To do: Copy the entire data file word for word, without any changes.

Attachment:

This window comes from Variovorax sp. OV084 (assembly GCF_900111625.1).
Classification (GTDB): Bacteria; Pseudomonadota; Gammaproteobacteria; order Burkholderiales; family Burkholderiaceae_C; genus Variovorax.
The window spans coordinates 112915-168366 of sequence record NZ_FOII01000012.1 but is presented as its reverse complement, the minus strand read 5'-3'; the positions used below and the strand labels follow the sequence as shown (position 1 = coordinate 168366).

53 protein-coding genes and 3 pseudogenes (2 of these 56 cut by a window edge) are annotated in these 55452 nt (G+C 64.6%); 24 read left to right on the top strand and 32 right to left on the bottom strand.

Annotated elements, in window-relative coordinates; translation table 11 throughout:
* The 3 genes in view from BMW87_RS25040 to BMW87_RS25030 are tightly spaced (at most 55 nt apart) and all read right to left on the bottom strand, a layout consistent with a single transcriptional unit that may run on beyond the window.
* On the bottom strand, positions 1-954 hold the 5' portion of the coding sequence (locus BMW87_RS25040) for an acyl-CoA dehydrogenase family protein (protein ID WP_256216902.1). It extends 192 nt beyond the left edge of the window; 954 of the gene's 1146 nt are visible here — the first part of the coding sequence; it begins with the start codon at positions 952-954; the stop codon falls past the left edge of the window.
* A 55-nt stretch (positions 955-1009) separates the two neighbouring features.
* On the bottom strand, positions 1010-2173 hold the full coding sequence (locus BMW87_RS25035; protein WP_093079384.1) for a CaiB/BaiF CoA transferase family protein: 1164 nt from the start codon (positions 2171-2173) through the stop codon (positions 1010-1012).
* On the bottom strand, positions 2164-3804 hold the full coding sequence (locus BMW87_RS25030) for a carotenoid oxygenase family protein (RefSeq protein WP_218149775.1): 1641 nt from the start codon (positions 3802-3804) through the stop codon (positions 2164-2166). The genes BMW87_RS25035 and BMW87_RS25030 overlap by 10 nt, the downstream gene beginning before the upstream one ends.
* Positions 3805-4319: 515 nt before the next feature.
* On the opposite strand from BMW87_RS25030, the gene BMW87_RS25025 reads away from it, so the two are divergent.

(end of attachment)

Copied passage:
This window comes from Variovorax sp. OV084 (assembly GCF_900111625.1).
Classification (GTDB): Bacteria; Pseudomonadota; Gammaproteobacteria; order Burkholderiales; family Burkholderiaceae_C; genus Variovorax.
The window spans coordinates 112915-168366 of sequence record NZ_FOII01000012.1 but is presented as its reverse complement, the minus strand read 5'-3'; the positions used below and the strand labels follow the sequence as shown (position 1 = coordinate 168366).

53 protein-coding genes and 3 pseudogenes (2 of these 56 cut by a window edge) are annotated in these 55452 nt (G+C 64.6%); 24 read left to right on the top strand and 32 right to left on the bottom strand.

Annotated elements, in window-relative coordinates; translation table 11 throughout:
* The 3 genes in view from BMW87_RS25040 to BMW87_RS25030 are tightly spaced (at most 55 nt apart) and all read right to left on the bottom strand, a layout consistent with a single transcriptional unit that may run on beyond the window.
* On the bottom strand, positions 1-954 hold the 5' portion of the coding sequence (locus BMW87_RS25040) for an acyl-CoA dehydrogenase family protein (protein ID WP_256216902.1). It extends 192 nt beyond the left edge of the window; 954 of the gene's 1146 nt are visible here — the first part of the coding sequence; it begins with the start codon at positions 952-954; the stop codon falls past the left edge of the window.
* A 55-nt stretch (positions 955-1009) separates the two neighbouring features.
* On the bottom strand, positions 1010-2173 hold the full coding sequence (locus BMW87_RS25035; protein WP_093079384.1) for a CaiB/BaiF CoA transferase family protein: 1164 nt from the start codon (positions 2171-2173) through the stop codon (positions 1010-1012).
* On the bottom strand, positions 2164-3804 hold the full coding sequence (locus BMW87_RS25030) for a carotenoid oxygenase family protein (RefSeq protein WP_218149775.1): 1641 nt from the start codon (positions 3802-3804) through the stop codon (positions 2164-2166). The genes BMW87_RS25035 and BMW87_RS25030 overlap by 10 nt, the downstream gene beginning before the upstream one ends.
* Positions 3805-4319: 515 nt before the next feature.
* On the opposite strand from BMW87_RS25030, the gene BMW87_RS25025 reads away from it, so the two are divergent.